Parents are often hot to ask me questions about convulsions or seizures that occur in the setting of fever so let me try to provide some helpful information.
Febrile seizures are a convulsion or a shaking and twitching of your child’s arms and legs in association with fever. They usually last for a few minutes, followed by a brief period of drowsiness. Febrile seizures occur in 3 or 4 percent of children from 6 months to 5 years of age, after which children outgrow them. They can run in families.
Although seizures can be a major concern to parents and be scary to witness, the vast majority have no lasting effects. Febrile seizures do not lead to brain damage, cerebral palsy or developmental delay and will rarely, if ever, occur again unless the seizure is prolonged or affects only one side of the body.
Ninety-eight percent of children who experience a febrile seizure will not go on to have a seizure without fever or what we call epilepsy.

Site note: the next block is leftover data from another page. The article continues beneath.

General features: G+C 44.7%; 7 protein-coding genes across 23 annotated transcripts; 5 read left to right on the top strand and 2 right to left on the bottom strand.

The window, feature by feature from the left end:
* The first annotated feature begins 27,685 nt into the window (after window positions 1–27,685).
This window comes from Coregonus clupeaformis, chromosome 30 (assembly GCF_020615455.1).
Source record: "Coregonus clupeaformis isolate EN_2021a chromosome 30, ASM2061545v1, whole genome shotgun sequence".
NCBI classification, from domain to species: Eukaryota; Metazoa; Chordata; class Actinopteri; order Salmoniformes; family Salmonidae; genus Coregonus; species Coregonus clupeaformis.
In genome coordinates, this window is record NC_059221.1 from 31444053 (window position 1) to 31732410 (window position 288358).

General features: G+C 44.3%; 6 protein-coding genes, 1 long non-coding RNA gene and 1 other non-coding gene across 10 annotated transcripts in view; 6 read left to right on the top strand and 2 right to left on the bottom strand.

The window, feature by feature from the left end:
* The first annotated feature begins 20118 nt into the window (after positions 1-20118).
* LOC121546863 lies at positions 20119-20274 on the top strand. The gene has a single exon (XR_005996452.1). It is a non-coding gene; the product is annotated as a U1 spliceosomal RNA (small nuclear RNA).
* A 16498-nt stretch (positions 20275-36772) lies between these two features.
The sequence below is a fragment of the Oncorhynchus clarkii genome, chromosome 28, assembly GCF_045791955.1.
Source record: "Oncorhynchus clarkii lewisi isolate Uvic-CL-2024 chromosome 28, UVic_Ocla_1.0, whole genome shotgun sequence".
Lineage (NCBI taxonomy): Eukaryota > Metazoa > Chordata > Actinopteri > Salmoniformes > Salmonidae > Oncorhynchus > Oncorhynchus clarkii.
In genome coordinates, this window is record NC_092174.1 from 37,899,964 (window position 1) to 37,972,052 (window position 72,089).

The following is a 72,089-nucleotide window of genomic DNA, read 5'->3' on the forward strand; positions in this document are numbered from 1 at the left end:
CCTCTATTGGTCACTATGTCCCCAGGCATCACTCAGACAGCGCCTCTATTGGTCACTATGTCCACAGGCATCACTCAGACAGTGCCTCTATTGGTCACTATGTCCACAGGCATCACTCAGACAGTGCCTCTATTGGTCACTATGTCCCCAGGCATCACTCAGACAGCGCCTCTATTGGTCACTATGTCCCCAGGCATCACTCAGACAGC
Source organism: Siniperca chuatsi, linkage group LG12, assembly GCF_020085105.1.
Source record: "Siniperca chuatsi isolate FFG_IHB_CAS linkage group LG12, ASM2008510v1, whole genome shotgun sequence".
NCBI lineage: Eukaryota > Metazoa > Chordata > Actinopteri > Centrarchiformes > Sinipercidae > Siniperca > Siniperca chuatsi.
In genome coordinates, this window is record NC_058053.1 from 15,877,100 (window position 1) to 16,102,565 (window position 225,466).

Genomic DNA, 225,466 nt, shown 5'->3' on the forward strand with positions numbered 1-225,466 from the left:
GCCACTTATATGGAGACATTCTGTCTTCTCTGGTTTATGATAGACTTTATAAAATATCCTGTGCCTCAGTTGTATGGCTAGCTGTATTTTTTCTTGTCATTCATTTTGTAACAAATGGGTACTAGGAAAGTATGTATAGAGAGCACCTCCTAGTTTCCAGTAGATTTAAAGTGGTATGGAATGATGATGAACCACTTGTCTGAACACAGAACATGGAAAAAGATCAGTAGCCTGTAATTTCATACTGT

We are not sure what causes febrile seizures, although they may occur more frequently in children who are iron deficient.
If your child has a seizure for the first time, try to stay calm — scary though these may appear — and place your child on their side. Turn their head to the side to prevent choking. Also, you shouldn’t put anything in their mouth while the shaking occurs.
In the rarest of circumstances, your child may have some trouble breathing during a seizure, and in this case, you should call 911 for help. Medical attention should also be sought if a seizure persists for more than 10 minutes or your child is unresponsive and not coming around within a few minutes after the seizure has ended.
Even if a seizure stops by itself, it is a good idea to call your child’s health-care provider, who will probably recommend that your child be seen. Your child’s doctor will want to examine your child and possibly also do laboratory tests to determine the source of the fever, including any serious bacterial infection that would need an antibiotic.